Oxalic acid dissolved in glycerin is well known to rapidly form a mono ester with the glycerin. This mono ester is very easy to decarboxylate (remove one of the acid groups as carbon dioxide) which leaves behind the glycerin ester of formic acid. Any water in the system will then hydrolyze this ester to form glycerin plus formic acid. All of these reactions can take place at room temperature, but at that temp they are slow. However, at temps above roughly 60 deg C the esterification reaction becomes pretty fast and by temps of 100 deg C the decarboxylation reaction is very fast. This stuff has all been well known for over 100 years. In fact long ago one of the easy ways to make formic acid in the lab was to take oxalic acid and glycerin, which were both easier to get than formic acid, and simply heat the solution a bit above 100 deg C and distill out the formic acid as it forms.

So, am I surprise you and others smell something that smells like formic acid on oxalic acid in glycerin strips? No surprise at all. You would need to be really careful how you made them to avoid making any formic acid and even then on storage in a sealed container I would expect some formic acid to be made at room temp given enough time. I suspect at least some of the failures of such strips to kill mites is because they were over heated during preparation resulting in strips with little oxalic acid remaining.

This tells the temperature tale.
 

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OK thanks guys. I very much appreciate that detailed hgelp, and it does seem that I likely overheated it.

I did not know that the process of converting into formic acid could continue even at room temperature.

Re the role of water, I recall from some years back that at one point Randy Oliver was adding a little water to his mix, then later, i think, he stopped adding water. But I can't find the references about that. Does anyone know what the rational for that was?
 

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We posted at the same time, great video Crofter. :)
 

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Johno I have posted that info to our local forum, much thanks to whoever the "mystery donor" of that information was, much appreciated.

And Crofter i have also linked your video in our local forum and had favorable comments on that also. Nice, simple, well presented video with no fluff.
 

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No Problem OT, the mystery donor was apparently banned for telling some idiot that that he did not know what he was talking about, if this continues there may not be many folks allowed to contribute to this forum
 

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I am glad this thread came back to life. I have had a lot of success with this method and have used this as my only mite reduction method for the past three years. I did some work with Randy O. originally and personally found that using strips hung between the frames was much more effective on the hive. Randy did not think this was a feasible method for a commercial beekeeper and wanted to pursue something faster. I am a sideliner with 20ish hives, not hundreds or thousands.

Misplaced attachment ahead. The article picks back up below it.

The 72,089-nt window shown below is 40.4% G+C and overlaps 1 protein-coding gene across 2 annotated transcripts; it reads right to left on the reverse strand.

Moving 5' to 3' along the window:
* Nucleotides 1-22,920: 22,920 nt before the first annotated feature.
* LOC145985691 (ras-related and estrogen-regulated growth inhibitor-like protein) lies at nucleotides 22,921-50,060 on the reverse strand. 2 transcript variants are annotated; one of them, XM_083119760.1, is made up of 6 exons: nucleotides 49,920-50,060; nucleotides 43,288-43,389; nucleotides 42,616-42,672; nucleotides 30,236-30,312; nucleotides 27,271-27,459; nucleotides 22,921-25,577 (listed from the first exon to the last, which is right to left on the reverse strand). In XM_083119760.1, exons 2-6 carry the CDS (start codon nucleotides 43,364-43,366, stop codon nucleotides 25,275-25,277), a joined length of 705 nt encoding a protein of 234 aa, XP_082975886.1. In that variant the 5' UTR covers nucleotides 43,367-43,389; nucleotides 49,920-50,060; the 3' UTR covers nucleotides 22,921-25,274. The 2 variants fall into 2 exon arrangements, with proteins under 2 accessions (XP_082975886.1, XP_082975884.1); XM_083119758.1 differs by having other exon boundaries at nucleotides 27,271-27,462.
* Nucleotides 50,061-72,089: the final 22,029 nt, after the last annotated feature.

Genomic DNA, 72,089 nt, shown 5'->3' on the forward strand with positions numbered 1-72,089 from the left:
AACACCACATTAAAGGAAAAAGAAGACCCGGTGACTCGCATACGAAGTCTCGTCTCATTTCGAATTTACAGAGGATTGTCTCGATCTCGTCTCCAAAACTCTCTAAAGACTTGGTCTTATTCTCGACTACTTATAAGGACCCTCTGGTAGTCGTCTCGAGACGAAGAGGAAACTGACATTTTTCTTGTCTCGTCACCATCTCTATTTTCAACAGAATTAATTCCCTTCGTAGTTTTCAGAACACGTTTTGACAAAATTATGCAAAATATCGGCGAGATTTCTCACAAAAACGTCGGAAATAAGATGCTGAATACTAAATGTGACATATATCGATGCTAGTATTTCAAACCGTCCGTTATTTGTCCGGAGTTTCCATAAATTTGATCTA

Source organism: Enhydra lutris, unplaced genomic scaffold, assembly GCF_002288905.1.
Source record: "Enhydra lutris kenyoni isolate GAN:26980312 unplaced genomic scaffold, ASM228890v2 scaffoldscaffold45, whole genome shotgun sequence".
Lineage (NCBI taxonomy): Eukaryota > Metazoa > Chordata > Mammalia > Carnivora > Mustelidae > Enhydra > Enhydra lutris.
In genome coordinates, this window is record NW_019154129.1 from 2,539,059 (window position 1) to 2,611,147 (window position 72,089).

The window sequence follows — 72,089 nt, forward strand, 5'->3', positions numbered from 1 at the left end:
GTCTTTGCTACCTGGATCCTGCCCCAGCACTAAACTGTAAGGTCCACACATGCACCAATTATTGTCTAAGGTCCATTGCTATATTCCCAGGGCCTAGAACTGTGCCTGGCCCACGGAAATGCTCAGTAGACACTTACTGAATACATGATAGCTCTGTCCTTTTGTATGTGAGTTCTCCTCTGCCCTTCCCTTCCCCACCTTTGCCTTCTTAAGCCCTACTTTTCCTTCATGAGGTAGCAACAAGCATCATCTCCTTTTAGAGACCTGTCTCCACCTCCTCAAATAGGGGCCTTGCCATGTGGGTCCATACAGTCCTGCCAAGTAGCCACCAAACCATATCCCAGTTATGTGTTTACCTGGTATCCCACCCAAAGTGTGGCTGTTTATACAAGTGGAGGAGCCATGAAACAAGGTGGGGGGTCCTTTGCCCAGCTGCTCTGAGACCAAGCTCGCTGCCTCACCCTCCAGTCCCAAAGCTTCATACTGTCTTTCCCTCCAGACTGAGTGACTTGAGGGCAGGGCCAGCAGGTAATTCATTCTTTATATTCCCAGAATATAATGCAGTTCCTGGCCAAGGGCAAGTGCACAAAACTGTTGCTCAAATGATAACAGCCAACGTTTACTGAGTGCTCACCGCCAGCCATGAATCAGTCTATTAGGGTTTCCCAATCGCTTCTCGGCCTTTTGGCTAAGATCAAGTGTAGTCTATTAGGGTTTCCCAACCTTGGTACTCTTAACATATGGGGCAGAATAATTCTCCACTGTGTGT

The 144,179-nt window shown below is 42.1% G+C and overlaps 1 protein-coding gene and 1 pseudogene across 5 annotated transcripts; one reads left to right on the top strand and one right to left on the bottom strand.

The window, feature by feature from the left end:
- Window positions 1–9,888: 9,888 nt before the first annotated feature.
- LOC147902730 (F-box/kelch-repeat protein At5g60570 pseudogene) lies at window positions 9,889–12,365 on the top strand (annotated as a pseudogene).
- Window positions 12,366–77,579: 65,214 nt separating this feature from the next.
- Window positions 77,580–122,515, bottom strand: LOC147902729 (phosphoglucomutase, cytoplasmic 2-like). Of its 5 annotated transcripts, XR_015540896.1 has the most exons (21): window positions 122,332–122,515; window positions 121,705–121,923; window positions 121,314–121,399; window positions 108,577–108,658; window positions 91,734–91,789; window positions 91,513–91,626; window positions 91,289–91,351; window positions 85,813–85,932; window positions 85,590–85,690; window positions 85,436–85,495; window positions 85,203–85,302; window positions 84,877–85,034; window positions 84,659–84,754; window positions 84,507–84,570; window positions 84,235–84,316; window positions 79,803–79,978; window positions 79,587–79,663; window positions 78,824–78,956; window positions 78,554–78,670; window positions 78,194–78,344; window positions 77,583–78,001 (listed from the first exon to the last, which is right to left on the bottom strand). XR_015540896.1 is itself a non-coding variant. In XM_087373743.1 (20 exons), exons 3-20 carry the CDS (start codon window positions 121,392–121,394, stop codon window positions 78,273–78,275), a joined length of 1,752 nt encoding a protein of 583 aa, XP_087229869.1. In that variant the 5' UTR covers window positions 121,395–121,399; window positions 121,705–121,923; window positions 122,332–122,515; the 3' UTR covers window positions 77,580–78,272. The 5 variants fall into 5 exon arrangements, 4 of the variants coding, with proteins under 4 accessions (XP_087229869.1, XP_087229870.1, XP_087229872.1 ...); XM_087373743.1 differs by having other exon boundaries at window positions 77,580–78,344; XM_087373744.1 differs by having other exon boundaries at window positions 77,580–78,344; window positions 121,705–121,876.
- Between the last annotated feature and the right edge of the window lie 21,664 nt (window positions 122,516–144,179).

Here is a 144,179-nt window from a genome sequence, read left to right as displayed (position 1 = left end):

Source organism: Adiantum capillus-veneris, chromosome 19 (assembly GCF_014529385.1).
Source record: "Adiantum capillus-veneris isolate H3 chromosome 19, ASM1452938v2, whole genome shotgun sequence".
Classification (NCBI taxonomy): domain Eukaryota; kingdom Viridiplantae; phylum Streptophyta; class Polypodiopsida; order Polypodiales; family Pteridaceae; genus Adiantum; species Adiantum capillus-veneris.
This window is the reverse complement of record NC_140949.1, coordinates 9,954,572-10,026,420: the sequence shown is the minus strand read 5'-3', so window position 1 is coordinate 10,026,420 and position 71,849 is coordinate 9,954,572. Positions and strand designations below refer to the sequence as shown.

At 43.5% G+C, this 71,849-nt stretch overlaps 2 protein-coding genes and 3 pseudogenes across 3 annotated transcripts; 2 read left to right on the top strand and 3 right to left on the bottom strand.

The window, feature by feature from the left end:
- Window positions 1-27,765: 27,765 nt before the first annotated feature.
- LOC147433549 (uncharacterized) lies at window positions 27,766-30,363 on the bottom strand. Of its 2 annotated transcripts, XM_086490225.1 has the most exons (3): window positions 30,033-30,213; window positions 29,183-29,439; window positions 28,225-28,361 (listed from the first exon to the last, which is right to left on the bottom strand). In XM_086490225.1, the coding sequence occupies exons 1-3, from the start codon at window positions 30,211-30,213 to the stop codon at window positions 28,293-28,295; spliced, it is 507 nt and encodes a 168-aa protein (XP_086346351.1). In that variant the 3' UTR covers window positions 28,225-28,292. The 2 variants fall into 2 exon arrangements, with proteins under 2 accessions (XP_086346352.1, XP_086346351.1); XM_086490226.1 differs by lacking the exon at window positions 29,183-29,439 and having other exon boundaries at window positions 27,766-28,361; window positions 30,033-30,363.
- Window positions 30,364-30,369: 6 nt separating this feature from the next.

The Shop Towels may not be the perfect delivery method but they are cheap and working for me until a better solution comes along. I tried the cardboard, chipboard, and others more similar to what Maggi used and found it took much more time to cut it down to size prior to prep than it was worth. So I decided to take the shop towels and fold them into strips. Admittedly this is not a fast method for a commercial beekeeper either. I hang the strips on the frames by draping the end of one strip over the top and letting the long end hang down. You could also evenly hang a strip and not have the shop towel reach the bottom of the frame.

I feel like we need to get a strip solution that works like Apivar (with the plastic frame holder on the top) that has OA embedded in plastic or something that can be sold/packaged commercially. Basically this Shop Towel strip method is using the same in between frame method that the Apivar strips use.

I found the long release of this method keeps the mites low across multiple brood cycles and keeps killing for weeks, and the fact you can use it with honey supers on is great. I live in Florida where we don't get much of a natural brood break to use other methods effectively that require no capped brood.

Here are a few pictures of some things I have tried. NOTE: I no longer lay the towels on top of the frames as Randy originally tested. It makes a mess when you want to inspect the hive, and basically ruins your towels. If they are hung between frames you can inspect and leave the towels in place for multiple weeks/months until the bees remove them.

IMG_20180302_092607.jpg
Strip1.jpg

NOTE: See how the strips applied below keep you from being able to do an inspection without destroying the OA Application. I no longer use this method.
IMG_20170226_113930.jpg
IMG_20170317_130908.jpg